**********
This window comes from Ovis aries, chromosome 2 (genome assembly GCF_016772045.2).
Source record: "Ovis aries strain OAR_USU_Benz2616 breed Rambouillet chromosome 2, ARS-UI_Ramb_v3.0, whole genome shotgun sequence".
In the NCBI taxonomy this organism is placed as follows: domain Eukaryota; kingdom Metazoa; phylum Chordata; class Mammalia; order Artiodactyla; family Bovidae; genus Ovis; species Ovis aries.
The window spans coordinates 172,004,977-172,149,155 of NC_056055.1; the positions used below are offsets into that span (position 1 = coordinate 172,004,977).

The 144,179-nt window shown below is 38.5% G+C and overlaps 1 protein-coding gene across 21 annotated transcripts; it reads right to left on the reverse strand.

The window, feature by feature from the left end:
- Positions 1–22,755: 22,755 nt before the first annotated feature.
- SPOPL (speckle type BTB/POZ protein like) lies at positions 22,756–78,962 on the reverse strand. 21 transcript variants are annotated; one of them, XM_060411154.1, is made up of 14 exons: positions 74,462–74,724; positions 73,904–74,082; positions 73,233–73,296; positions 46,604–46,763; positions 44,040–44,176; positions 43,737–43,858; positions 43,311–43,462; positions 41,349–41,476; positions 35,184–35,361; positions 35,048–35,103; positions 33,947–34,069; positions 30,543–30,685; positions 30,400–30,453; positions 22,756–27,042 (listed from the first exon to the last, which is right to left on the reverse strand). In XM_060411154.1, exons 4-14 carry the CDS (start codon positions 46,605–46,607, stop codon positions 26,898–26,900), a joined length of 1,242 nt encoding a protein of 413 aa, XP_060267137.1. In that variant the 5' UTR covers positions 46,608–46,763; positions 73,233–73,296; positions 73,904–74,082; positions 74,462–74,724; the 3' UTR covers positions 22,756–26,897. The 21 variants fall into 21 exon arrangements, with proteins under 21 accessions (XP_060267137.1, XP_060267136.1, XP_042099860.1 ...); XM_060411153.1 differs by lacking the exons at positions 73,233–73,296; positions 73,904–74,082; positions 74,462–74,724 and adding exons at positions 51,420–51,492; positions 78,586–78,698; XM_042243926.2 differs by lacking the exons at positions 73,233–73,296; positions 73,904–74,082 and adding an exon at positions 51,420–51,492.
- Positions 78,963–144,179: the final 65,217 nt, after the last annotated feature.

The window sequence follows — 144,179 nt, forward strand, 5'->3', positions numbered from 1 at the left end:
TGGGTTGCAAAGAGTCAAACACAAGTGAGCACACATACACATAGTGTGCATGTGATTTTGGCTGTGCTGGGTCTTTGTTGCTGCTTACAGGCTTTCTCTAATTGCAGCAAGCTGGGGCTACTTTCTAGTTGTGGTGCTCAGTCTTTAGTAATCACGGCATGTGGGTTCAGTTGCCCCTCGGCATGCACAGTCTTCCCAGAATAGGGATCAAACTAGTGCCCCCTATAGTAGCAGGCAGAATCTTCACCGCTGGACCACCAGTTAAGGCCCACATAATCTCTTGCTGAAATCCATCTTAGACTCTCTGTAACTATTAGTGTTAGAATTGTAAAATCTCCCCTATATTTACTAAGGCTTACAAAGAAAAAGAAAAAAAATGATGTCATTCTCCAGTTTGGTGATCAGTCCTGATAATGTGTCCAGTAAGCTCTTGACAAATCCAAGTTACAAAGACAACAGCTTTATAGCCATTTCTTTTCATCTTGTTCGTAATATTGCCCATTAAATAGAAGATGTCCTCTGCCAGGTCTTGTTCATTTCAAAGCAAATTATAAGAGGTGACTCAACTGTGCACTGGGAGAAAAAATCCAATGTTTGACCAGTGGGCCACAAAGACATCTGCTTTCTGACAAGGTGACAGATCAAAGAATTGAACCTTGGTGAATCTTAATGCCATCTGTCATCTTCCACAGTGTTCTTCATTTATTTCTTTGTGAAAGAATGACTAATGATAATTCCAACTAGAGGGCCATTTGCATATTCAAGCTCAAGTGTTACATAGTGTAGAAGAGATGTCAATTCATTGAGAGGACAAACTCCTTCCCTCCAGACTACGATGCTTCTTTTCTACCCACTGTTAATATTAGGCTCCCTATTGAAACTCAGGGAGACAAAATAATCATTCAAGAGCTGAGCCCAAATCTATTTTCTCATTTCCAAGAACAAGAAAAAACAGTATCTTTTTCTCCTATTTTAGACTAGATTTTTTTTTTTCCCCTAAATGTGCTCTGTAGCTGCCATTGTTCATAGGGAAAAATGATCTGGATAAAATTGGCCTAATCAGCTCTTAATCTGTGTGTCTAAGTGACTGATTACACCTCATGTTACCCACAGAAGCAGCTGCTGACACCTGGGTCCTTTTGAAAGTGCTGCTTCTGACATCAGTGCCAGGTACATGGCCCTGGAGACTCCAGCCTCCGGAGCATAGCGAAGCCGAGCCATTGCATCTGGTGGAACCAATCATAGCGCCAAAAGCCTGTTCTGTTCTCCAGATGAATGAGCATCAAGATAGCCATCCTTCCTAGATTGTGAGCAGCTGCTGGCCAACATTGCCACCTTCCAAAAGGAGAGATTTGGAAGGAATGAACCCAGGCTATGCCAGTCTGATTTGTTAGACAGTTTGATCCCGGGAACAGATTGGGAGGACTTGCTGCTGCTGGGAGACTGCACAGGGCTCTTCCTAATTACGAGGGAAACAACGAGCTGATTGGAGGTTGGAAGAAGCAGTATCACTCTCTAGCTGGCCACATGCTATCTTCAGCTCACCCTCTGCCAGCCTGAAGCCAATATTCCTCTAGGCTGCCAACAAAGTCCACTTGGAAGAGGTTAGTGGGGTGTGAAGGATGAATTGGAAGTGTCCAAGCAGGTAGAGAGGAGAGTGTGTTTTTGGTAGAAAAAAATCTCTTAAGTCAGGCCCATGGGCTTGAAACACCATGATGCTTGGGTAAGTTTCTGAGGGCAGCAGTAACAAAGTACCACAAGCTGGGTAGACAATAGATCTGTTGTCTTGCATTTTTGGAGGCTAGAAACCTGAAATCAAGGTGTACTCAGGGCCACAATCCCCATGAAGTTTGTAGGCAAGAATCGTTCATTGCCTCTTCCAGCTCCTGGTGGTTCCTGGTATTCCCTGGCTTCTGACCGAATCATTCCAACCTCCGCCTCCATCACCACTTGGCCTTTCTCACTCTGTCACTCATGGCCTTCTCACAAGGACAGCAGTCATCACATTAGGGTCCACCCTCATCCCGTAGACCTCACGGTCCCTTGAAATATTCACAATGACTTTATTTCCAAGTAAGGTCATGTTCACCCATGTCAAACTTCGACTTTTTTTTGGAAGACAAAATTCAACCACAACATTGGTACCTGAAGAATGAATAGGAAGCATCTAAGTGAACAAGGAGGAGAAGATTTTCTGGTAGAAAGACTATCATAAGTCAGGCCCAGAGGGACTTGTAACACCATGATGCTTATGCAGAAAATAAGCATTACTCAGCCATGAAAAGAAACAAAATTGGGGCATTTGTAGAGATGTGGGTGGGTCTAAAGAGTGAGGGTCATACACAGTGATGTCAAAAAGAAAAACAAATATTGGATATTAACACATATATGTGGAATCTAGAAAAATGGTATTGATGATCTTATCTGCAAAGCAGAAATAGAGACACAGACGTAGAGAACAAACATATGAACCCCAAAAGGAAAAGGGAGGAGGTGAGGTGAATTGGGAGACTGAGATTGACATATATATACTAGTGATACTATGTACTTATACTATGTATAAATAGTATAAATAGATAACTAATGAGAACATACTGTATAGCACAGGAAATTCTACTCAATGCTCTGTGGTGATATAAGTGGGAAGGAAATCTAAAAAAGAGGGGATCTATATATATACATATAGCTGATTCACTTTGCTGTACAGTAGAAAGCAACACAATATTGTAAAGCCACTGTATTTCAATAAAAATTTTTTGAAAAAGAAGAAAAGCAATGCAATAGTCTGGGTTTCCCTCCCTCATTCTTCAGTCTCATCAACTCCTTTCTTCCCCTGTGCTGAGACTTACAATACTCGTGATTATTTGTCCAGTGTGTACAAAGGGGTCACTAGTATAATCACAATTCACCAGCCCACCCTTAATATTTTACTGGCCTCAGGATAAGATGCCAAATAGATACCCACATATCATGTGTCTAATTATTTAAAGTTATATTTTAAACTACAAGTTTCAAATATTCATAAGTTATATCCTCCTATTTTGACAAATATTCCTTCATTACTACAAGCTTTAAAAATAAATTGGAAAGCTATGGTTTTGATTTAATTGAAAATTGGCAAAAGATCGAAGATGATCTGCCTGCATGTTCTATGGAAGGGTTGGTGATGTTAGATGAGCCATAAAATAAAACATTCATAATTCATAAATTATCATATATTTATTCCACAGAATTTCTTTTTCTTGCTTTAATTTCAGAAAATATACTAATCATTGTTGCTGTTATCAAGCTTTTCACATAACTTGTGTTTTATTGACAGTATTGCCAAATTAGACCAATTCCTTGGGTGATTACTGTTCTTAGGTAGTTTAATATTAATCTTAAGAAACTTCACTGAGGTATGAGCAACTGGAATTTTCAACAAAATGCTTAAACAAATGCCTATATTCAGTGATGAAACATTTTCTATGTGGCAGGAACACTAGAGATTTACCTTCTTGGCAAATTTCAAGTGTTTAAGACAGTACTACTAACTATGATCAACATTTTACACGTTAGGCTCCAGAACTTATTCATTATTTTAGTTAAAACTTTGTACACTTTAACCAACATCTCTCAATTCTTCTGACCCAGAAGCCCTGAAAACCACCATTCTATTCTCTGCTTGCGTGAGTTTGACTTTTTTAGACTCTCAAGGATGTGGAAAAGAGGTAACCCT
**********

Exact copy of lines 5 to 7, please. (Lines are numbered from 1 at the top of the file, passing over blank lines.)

The 144,179-nt window shown below is 38.5% G+C and overlaps 1 protein-coding gene across 21 annotated transcripts; it reads right to left on the reverse strand.

The window, feature by feature from the left end:
- Positions 1–22,755: 22,755 nt before the first annotated feature.